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By Art Review City
January 26, 2021
Artist Q&A with Robin Antar
American sculptor Robin Antar was born in Atlantic City, New Jersey in 1957. All of Antar’s current work is rooted in observation. “Whatever is going on, I express it in stone,” Antar says. “It could come out as realism, as an abstract form, or as a combination of both. The style I use is one that best reflects the inspiration behind each piece.”
"Ballpark Frank", limestone, travertine, mixed media and steel, 12 x 39 x 16 in | 31 x 100 x 41 cm, 2017
How did you become a professional artist?
Ever since I took chisel to stone over forty years ago, sculpting has been my “language” for communication. I’ve sculpted through teenage angst, marriage, divorce, having children and losing one of them to addiction.
In my early years, aesthetic beauty and superficial thought were not a concern as I focused instead on fundamental feelings and basic sensations, creating abstracted sculptures with an uncommon perspective, jarring color and anomalous form. I set up a working studio in Brooklyn after receiving my BFA from the School of Visual Arts in New York and continued carving in a loose, intuitive style rooted in my emotions and personal experiences. I created a series of carved stone knots as an exploration of the formal possibilities of intertwinements. While the imagery of knotting is deeply embedded in our consciousness as a metaphor for unresolvable or transformative conflicts, my choice of marble for this series has connections to nature and high culture in art history. My most powerful work, David’s Knot in Flames, reflects this perfectly. Carved in Turkish marble, I created the sculpture in memory of my youngest son who passed away at the age of 26. The knot represents his pain as a victim of child abuse and addiction, but the knot breaks open into a flame, which represents life – his soul rising to Heaven. For me, as a sculptor and a mother, it was also a work of healing.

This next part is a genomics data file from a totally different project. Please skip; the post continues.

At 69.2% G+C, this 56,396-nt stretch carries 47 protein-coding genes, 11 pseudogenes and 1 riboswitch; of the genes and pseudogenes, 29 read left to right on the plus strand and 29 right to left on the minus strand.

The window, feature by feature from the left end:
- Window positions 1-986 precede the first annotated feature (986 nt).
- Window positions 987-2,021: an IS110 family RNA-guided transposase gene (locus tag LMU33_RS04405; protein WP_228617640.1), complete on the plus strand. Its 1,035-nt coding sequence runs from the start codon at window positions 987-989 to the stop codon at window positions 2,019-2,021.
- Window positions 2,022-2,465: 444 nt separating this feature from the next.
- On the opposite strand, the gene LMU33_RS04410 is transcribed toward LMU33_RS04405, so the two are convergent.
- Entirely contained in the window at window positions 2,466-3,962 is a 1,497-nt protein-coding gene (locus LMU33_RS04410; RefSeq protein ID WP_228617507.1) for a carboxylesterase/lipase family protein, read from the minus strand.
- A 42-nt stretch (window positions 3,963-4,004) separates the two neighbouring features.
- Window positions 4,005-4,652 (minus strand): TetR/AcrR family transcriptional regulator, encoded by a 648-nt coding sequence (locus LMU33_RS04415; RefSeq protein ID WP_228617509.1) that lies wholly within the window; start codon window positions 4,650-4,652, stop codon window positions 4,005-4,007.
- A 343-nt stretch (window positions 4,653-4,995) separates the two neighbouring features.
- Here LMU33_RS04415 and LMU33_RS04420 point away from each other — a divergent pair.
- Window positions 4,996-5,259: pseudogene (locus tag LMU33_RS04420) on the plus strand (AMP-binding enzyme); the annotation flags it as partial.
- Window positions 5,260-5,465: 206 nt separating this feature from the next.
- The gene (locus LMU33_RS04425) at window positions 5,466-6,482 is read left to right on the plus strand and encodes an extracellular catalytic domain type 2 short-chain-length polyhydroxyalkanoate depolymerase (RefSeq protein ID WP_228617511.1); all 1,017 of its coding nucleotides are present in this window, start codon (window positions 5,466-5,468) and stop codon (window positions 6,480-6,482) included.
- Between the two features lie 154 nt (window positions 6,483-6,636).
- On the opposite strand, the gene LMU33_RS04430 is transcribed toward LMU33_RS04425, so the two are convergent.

On a universal level, these abstracted emotions are also symbolic of our struggles as a nation, as individuals who are grappling with the conflicts of daily life and the disjuncture of an American experience that is out of joint.
Over the past two decades, I began moving towards realism to explore contemporary American culture and politics and the strong symbols that have emerged to define – and divide - our nation. My current series presents opposing aspects of Americans’ exterior and interior lives through culture-laden symbols of American middle and working-class products. Polychrome sculptures, life-size and oversized, are exact replicas of hamburgers, hot dogs, work boots, jeans, and cowboy hats. In the process of depicting such icons of commodity culture, I explore the answers to the question: “What is America?” both for myself and for my viewers.
When is a piece finished for you?
A piece is finished when it has “life.” I’m not afraid to go into a raw piece of stone and “cut the line.” It’s important for the form to have vibrant movement.
I sometimes have to argue with myself to get a sculpture off the workbench. Every artist is like that. I’ll be working on a piece I’ve polished and in the finishing stages and still not be happy with it. Even if I’ve polished it with a 3,000 grit, and it needs to have something changed, I’ll change it. I’m somewhat of a perfectionist with my work.
Robin Antar in front of "David's Knot in Flames," photo by Morris Gindi
What are the influences and inspirations in your work?
My newest series, Divided America, emerged as I continued to explore “What is America?” through my work. Themes of conflict and trauma through national crises explore the effects of these events on American history and culture.
Make American Great Again was carved during Donald Trump’s 2016 campaign. The first time I saw him wear the “Make America Great Again” hat, he was on the campaign trail and it was originally white. At the time, I knew this would become a powerful American symbol – but I never realized how much it would divide the nation.
NY Tough was renamed from the sculpture of a pair of boxing gloves originally titled Win the Fight which took on new meaning during the 2020 COVID pandemic that hit New York City especially hard. The #Nytough hashtag on Twitter rallied New Yorkers together to beat the pandemic. We need to hang tough, be there for one another, be caring, remember our humanity and support each other through this really difficult time in our city.
My current work-in-progress, The U.S. Constitution in a Knot, expresses all the craziness that is going on in our history, not as a political statement but as an observation of events and trends.